Not all fiber internet is the same, not even close. A 100% Fiber-to-the-Home (FTTH) internet connection and a hybrid fiber-coaxial cable (HFC) connection differ primarily in the technology used to deliver internet service to homes or businesses. A 100% FTTH employs optical fibers for direct end-to-end data transmission to residences or businesses, ensuring superior speeds and reliability. In contrast, an HFC connection integrates fiber optic and coaxial cables, potentially leading to slightly slower speeds and decreased reliability due to shared bandwidth on the coaxial segment.

Let’s explore these differences and how they impact your internet experience.


100% FTTH (Fiber-to-the-Home)

HFC (Hybrid Fiber-Coaxial Cable)

FTTH involves running fiber optic cables directly to individual residences or businesses. HFC networks use a combination of fiber optic cables for the backbone and coaxial cables (copper) to deliver internet service to individual homes or businesses.
Fiber optic cables consist of strands of glass or plastic fibers that transmit data using light signals. In HFC networks, data travels via light signals through the fiber optic portion of the network but is converted to electrical signals over copper coaxial cables for the last mile.
Pure fiber is FAST; it’s typically a requirement for the highest speeds, such as 2 or 5 GIG. It also offers extremely high bandwidth and low latency. Bandwidth and speeds vary depending on the distance from the internet service provider’s hub to the end user’s location.
With FTTH, there’s a dedicated fiber optic line for each customer, providing consistent speeds and reliability. HFC networks are typically shared among multiple users in a neighborhood, which can lead to congestion and slower speeds during peak usage times.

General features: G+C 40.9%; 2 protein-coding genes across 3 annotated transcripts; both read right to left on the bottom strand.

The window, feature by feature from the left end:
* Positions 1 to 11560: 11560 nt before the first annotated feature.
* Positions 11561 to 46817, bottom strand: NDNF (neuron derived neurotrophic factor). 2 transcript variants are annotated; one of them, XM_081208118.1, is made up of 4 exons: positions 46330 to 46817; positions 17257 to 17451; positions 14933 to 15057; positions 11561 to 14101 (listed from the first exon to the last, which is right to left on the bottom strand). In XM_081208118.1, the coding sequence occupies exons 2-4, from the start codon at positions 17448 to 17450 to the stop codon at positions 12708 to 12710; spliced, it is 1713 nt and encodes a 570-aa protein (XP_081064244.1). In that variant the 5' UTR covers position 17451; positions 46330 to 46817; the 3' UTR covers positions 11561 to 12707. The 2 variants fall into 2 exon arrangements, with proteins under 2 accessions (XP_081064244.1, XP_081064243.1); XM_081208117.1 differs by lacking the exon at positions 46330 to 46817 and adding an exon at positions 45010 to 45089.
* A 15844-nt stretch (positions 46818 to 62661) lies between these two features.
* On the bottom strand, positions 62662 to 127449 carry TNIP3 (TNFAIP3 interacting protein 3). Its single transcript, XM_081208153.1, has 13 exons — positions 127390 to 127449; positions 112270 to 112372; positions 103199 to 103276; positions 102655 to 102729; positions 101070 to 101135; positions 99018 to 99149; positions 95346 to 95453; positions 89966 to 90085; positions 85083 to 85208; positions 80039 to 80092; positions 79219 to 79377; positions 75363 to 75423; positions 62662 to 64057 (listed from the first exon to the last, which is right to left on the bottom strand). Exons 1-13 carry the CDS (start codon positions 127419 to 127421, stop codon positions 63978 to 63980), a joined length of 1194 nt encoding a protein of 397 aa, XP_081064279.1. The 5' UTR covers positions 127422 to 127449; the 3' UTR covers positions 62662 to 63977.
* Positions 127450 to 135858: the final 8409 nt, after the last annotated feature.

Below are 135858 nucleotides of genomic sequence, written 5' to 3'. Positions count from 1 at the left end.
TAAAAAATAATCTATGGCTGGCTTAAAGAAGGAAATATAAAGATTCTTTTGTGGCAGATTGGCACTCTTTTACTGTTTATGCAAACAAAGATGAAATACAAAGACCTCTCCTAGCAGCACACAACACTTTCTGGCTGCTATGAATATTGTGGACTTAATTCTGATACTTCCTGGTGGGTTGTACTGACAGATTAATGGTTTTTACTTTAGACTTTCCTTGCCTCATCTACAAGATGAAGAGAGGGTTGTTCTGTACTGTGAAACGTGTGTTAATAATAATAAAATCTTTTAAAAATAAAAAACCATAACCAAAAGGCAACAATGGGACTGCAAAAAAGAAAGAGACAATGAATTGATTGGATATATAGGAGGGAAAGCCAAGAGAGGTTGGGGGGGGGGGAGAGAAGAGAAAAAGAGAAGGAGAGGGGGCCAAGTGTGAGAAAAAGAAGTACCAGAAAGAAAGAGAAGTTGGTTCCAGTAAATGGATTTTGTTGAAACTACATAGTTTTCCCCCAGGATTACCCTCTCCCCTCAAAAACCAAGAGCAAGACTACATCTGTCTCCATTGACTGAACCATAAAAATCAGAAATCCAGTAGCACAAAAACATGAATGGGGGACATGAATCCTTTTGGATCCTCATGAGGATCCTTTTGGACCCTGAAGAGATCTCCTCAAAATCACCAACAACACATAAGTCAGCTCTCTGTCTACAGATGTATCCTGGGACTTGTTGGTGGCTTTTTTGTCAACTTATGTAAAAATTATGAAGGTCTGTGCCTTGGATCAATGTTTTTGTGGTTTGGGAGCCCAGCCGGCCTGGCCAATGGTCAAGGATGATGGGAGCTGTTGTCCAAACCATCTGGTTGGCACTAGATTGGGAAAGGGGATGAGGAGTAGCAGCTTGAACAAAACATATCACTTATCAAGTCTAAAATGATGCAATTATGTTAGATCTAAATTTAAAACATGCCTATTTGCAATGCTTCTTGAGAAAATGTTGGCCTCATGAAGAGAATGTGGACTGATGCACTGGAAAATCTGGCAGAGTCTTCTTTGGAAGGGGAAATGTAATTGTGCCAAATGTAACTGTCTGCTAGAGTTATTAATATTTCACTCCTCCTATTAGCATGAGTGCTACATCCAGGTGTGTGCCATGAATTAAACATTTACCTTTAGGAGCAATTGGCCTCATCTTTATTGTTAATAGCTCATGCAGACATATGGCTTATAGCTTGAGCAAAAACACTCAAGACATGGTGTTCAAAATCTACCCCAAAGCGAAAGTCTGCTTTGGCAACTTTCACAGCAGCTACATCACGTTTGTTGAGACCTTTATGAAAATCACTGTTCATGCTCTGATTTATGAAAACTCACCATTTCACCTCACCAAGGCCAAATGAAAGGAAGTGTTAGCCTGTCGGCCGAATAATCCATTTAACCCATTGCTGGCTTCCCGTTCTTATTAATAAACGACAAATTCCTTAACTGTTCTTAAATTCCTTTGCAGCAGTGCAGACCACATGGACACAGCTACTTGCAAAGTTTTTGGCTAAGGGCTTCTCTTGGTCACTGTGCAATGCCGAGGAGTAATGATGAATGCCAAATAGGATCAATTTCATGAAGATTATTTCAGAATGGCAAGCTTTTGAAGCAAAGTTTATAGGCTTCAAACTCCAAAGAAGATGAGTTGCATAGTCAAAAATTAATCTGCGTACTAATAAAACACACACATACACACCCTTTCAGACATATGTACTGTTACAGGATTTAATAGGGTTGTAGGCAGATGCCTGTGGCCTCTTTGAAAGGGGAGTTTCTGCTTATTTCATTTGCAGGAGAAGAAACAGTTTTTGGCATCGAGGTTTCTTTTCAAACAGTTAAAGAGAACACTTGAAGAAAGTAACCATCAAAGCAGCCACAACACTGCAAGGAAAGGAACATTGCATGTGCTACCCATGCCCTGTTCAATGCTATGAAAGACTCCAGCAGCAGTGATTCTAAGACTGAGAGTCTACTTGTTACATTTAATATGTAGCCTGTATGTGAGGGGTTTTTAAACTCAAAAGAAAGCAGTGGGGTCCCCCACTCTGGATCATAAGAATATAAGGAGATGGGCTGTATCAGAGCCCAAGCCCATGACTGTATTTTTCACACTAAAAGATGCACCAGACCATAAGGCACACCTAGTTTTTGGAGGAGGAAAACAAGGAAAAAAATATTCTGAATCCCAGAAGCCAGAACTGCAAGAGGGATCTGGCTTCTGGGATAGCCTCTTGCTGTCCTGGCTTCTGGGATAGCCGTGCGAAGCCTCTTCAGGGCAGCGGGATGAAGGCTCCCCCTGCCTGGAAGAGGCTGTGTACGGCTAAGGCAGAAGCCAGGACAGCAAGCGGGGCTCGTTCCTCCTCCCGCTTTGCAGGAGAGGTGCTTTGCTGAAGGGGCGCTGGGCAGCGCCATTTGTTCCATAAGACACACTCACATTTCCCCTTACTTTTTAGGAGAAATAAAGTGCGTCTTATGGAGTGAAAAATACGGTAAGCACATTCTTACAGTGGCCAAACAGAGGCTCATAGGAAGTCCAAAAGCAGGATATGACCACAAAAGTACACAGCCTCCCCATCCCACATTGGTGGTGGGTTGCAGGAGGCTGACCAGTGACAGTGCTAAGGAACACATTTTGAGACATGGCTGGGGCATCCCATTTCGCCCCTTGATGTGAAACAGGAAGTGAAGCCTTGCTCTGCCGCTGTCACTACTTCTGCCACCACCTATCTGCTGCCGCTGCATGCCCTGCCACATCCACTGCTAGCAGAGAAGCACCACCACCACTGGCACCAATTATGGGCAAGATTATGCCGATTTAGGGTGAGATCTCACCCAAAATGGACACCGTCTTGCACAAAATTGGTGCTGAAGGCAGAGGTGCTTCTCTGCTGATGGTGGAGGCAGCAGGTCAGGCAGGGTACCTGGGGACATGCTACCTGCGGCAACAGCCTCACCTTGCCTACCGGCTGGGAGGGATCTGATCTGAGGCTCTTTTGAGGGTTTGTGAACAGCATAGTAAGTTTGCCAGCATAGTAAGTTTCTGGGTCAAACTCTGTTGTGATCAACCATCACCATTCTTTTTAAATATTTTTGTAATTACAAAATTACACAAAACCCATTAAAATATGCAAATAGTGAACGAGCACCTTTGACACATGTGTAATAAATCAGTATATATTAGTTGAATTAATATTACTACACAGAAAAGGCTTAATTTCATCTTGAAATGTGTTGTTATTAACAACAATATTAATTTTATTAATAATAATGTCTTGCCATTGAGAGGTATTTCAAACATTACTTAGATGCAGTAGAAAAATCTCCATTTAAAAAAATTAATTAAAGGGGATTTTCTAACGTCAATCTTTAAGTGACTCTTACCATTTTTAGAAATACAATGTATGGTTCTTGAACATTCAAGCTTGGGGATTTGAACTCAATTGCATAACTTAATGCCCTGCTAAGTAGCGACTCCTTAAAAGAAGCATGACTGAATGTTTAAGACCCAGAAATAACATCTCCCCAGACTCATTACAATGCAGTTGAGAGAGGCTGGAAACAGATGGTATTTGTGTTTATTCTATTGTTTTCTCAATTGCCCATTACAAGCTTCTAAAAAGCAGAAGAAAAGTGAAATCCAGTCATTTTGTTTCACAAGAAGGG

FTTH is capable of delivering symmetrical upload and download speeds, meaning the upload speed is the same as the download speed, which makes it ideal for activities demanding high data transfer rates like video conferencing, gaming, streaming, large file uploads and multiple devices using the internet at the same time. Generally, HFC networks provide higher download speeds compared to upload speeds. The upload speeds are often slower than the download speeds due to the limitations of the coaxial cable technology.
100% FTTH is typically considered the most advanced and future-proof technology for broadband internet access.  Although HFC connections are an improved technology, they are more susceptible to signal interference than a 100% Fiber network. This can affect service reliability and speed. 
Because FTTH connection is more scalable than other broadband technologies, future upgrades as technology advances are easier and happen faster. Networks that aren’t 100% fiber can become outdated or overloaded and may require large overhauls as newer technology emerges.

Bottom Line:


As a rule of thumb, if you can get 100% FTTH, as you can with Trailblazer Broadband, you’ll never go wrong taking that route, especially in our weather-rich Rocky Mountains environment. Fiber-optic cables aren’t affected as much by weather conditions, environmental factors, or other external factors that commonly impact traditional copper-based cables. That means you get a stable, more reliable connection.

Finally, 100% fiber-connected homes have also been shown to experience enhanced real estate values, up to 5% according to a recent study. As an internet consumer, you’ll want to consider your priorities and make an informed decision. Fortunately, the future of high-speed internet connectivity continues to evolve, and the future is 100% Fiber!


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